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Jeanne Sager | Democrat

THE ERUV IS made up of PVC pipes which are attached to telephone poles. It does not add any extra wires to the poles.

Fence Does Not Make For Good Neighbors

By Jeanne Sager
SWAN LAKE — June 22, 2007 — If good fences make for good neighbors, what does a fence more than a dozen feet in the air make?
In Swan Lake, just one word – controversy.
Workers were spotted in the hamlet last week fastening long pieces of what appeared to be PVC pipe to the telephone poles around the lake.
When they followed the utility lines up into Presidential Estates, a private home community with its main entrance overlooking the lake, residents got concerned.
Bill Liblick, president of the homeowner’s association, said he saw “something sneaky” going on.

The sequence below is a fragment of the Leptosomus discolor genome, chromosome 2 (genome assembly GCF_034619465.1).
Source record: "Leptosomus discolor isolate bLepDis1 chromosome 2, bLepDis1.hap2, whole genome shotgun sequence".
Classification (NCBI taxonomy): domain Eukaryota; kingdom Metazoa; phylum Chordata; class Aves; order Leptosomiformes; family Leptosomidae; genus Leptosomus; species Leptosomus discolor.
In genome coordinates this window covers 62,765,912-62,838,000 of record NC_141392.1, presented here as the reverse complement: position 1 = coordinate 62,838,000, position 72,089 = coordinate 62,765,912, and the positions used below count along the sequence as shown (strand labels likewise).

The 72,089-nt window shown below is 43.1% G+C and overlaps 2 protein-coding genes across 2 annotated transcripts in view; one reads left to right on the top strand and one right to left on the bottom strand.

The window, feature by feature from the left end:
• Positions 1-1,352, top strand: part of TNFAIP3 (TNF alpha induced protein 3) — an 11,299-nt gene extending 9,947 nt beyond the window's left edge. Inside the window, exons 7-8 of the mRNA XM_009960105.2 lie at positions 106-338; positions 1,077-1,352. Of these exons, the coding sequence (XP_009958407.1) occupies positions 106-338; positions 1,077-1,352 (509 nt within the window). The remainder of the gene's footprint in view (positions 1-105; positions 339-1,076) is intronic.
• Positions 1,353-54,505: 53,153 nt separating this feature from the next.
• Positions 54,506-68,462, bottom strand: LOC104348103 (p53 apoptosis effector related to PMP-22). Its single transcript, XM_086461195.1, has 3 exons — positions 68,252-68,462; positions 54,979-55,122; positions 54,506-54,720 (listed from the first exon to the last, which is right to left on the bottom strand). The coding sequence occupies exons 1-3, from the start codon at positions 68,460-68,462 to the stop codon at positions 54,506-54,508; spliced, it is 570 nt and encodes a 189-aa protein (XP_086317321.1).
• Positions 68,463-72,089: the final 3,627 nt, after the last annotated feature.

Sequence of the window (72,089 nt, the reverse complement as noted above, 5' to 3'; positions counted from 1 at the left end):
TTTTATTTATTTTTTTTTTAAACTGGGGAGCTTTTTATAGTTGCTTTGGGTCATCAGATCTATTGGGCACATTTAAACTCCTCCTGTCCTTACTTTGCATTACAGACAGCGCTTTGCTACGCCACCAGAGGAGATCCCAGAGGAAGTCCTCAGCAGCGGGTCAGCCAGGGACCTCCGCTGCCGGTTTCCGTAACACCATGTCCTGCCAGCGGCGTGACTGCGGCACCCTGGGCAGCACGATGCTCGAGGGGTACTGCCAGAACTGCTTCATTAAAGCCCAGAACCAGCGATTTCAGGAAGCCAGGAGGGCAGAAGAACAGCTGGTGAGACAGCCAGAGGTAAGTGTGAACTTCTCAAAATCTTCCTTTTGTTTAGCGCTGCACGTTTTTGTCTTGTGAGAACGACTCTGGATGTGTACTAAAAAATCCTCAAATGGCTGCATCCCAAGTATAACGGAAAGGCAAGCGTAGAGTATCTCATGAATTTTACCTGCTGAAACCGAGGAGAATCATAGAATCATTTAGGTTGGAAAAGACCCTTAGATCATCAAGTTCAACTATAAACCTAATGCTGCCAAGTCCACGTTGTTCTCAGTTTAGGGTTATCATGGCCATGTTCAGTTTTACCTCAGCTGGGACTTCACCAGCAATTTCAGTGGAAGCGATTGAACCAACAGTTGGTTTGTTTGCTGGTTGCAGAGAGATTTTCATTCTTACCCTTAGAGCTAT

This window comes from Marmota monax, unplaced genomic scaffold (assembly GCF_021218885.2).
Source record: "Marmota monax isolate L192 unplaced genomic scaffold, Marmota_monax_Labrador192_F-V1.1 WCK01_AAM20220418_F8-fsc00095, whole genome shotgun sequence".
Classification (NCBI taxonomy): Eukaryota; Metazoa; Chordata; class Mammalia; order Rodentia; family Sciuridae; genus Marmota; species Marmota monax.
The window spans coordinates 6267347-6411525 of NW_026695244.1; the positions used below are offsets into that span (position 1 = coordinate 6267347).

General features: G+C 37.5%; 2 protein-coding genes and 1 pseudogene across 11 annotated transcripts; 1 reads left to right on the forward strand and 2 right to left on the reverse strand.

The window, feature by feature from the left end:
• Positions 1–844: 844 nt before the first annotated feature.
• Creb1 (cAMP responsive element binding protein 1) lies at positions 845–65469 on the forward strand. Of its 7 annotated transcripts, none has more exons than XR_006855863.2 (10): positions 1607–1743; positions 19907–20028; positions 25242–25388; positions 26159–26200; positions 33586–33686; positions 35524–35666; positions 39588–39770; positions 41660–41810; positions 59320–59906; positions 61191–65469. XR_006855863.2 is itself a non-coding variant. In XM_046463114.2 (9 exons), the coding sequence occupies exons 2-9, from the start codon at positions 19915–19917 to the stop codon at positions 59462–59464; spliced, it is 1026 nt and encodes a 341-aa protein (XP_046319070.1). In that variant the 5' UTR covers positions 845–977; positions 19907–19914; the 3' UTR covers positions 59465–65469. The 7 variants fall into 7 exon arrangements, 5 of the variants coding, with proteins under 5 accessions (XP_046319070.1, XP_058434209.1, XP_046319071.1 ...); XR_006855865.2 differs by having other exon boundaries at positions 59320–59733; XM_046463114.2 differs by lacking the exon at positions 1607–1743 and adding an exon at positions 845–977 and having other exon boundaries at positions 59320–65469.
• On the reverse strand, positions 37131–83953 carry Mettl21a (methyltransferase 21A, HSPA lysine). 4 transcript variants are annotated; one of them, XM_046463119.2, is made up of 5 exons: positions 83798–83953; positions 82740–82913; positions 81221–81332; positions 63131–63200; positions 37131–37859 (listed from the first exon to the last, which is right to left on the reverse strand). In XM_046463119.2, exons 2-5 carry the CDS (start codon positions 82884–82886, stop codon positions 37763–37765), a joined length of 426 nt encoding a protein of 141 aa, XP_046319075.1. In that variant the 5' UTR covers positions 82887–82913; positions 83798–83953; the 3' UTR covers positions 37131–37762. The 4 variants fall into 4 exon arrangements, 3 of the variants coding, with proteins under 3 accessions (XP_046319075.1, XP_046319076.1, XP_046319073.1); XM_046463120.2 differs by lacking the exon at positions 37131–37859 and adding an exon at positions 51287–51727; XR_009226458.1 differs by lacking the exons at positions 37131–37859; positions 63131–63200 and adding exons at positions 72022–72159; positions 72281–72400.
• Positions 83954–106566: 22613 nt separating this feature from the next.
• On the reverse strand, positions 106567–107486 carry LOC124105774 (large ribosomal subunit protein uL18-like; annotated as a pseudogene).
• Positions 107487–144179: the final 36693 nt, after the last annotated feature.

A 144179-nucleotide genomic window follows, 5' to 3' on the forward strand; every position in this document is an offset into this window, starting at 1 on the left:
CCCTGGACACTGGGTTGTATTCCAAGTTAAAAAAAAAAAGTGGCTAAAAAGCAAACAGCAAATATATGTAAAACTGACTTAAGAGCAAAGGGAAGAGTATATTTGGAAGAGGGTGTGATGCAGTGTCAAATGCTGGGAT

He jumped online.
He discovered they’re building an “eruv,” a symbolic fence used by observant Jews to move items from place to place on Shabbat (the Jewish Sabbath) without violating Jewish law.
Sy Ratner, a Presidential homeowner and member of the board of directors of the corporation setting up the eruv, said it simply provides more freedom for observant Jews on the Sabbath.
“It’s a fence, defined by Jewish law, around an area that permits an observant Jew to carry on the Sabbath,” he explained.
Although not a rabbi and unsure of the exact details of the law, Ratner said strict readings of the laws of the faith restrict Jews from carrying anything outside of their private domain.
Under different interpretations, Ratner said everything from stowing a handkerchief in your pocket before heading to synagogue to a mother hoisting her toddler on her hip as she sets out down the road, would be prohibited.
Without the eruv, Ratner said his wife cannot go to shul on Saturdays when their 2-year-old grandson is visiting because law prohibits her both from carrying him on the walk or pushing him in a stroller.
Kids can’t play ball with the kids down the street, and neighbors can’t gather for a communal meal.
With the eruv, life is simply made more enjoyable for Jews on the Sabbath, Ratner said, while allowing them to keep true to the laws of their faith.